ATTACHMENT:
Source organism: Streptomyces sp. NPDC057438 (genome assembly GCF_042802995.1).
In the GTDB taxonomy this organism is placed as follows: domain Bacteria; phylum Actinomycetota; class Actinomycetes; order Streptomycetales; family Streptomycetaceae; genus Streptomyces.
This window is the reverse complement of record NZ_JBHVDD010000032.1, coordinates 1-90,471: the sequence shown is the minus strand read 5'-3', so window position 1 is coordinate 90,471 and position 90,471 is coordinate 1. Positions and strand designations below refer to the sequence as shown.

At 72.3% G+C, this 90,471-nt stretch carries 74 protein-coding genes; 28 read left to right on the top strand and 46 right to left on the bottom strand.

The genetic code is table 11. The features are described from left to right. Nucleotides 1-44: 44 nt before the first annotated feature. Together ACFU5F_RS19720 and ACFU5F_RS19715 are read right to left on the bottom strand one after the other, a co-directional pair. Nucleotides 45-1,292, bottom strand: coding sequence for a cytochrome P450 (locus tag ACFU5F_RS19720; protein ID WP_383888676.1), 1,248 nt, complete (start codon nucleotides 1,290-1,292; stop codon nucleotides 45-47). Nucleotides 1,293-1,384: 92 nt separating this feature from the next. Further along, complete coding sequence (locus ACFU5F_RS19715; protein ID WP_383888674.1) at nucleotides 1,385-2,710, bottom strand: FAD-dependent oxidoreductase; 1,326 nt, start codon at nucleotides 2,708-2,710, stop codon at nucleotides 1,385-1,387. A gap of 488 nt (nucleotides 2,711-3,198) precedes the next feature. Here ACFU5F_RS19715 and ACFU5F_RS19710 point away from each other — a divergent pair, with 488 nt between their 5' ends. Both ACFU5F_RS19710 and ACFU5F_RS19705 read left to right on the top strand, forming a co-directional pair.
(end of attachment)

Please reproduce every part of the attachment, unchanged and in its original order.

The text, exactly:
Source organism: Streptomyces sp. NPDC057438 (genome assembly GCF_042802995.1).
In the GTDB taxonomy this organism is placed as follows: domain Bacteria; phylum Actinomycetota; class Actinomycetes; order Streptomycetales; family Streptomycetaceae; genus Streptomyces.
This window is the reverse complement of record NZ_JBHVDD010000032.1, coordinates 1-90,471: the sequence shown is the minus strand read 5'-3', so window position 1 is coordinate 90,471 and position 90,471 is coordinate 1. Positions and strand designations below refer to the sequence as shown.

At 72.3% G+C, this 90,471-nt stretch carries 74 protein-coding genes; 28 read left to right on the top strand and 46 right to left on the bottom strand.

The genetic code is table 11. The features are described from left to right. Nucleotides 1-44: 44 nt before the first annotated feature. Together ACFU5F_RS19720 and ACFU5F_RS19715 are read right to left on the bottom strand one after the other, a co-directional pair. Nucleotides 45-1,292, bottom strand: coding sequence for a cytochrome P450 (locus tag ACFU5F_RS19720; protein ID WP_383888676.1), 1,248 nt, complete (start codon nucleotides 1,290-1,292; stop codon nucleotides 45-47). Nucleotides 1,293-1,384: 92 nt separating this feature from the next. Further along, complete coding sequence (locus ACFU5F_RS19715; protein ID WP_383888674.1) at nucleotides 1,385-2,710, bottom strand: FAD-dependent oxidoreductase; 1,326 nt, start codon at nucleotides 2,708-2,710, stop codon at nucleotides 1,385-1,387. A gap of 488 nt (nucleotides 2,711-3,198) precedes the next feature. Here ACFU5F_RS19715 and ACFU5F_RS19710 point away from each other — a divergent pair, with 488 nt between their 5' ends. Both ACFU5F_RS19710 and ACFU5F_RS19705 read left to right on the top strand, forming a co-directional pair.